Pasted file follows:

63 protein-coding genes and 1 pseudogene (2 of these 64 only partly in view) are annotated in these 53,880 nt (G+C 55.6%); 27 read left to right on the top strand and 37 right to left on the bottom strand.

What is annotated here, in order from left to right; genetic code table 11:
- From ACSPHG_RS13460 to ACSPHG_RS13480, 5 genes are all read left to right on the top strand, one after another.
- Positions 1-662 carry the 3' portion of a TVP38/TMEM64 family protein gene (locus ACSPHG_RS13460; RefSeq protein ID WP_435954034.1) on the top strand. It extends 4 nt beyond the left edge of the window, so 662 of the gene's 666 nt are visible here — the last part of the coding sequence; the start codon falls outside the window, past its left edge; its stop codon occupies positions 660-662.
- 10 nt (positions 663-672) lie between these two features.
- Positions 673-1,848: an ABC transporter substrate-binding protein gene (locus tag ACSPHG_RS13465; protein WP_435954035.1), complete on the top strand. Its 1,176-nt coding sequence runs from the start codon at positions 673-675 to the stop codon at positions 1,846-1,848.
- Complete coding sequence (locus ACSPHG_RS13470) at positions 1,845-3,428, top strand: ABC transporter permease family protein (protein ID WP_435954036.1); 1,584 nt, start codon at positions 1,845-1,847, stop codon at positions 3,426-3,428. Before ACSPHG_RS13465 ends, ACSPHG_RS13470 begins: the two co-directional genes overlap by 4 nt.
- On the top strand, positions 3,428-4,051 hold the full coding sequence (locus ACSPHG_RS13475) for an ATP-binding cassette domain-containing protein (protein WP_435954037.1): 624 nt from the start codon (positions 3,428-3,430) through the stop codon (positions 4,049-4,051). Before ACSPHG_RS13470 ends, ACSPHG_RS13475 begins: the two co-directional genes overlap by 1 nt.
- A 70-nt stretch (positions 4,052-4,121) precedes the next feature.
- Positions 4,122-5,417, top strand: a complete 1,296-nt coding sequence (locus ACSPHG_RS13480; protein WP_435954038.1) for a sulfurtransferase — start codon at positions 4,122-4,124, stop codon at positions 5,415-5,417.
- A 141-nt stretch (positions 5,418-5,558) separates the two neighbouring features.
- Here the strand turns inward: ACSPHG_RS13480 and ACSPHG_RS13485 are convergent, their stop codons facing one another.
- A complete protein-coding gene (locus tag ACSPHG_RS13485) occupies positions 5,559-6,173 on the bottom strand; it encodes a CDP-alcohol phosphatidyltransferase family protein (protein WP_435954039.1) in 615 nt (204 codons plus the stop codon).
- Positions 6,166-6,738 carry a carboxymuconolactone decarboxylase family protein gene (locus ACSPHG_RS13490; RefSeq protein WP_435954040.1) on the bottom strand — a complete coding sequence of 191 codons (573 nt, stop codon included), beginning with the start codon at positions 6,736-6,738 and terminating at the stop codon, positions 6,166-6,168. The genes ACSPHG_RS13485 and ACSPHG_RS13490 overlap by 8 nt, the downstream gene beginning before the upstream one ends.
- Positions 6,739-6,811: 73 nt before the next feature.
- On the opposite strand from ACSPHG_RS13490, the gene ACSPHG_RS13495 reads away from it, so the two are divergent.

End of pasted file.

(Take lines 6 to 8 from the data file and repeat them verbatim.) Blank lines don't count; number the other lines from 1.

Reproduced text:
- Positions 673-1,848: an ABC transporter substrate-binding protein gene (locus tag ACSPHG_RS13465; protein WP_435954035.1), complete on the top strand. Its 1,176-nt coding sequence runs from the start codon at positions 673-675 to the stop codon at positions 1,846-1,848.
- Complete coding sequence (locus ACSPHG_RS13470) at positions 1,845-3,428, top strand: ABC transporter permease family protein (protein ID WP_435954036.1); 1,584 nt, start codon at positions 1,845-1,847, stop codon at positions 3,426-3,428. Before ACSPHG_RS13465 ends, ACSPHG_RS13470 begins: the two co-directional genes overlap by 4 nt.
- On the top strand, positions 3,428-4,051 hold the full coding sequence (locus ACSPHG_RS13475) for an ATP-binding cassette domain-containing protein (protein WP_435954037.1): 624 nt from the start codon (positions 3,428-3,430) through the stop codon (positions 4,049-4,051). Before ACSPHG_RS13470 ends, ACSPHG_RS13475 begins: the two co-directional genes overlap by 1 nt.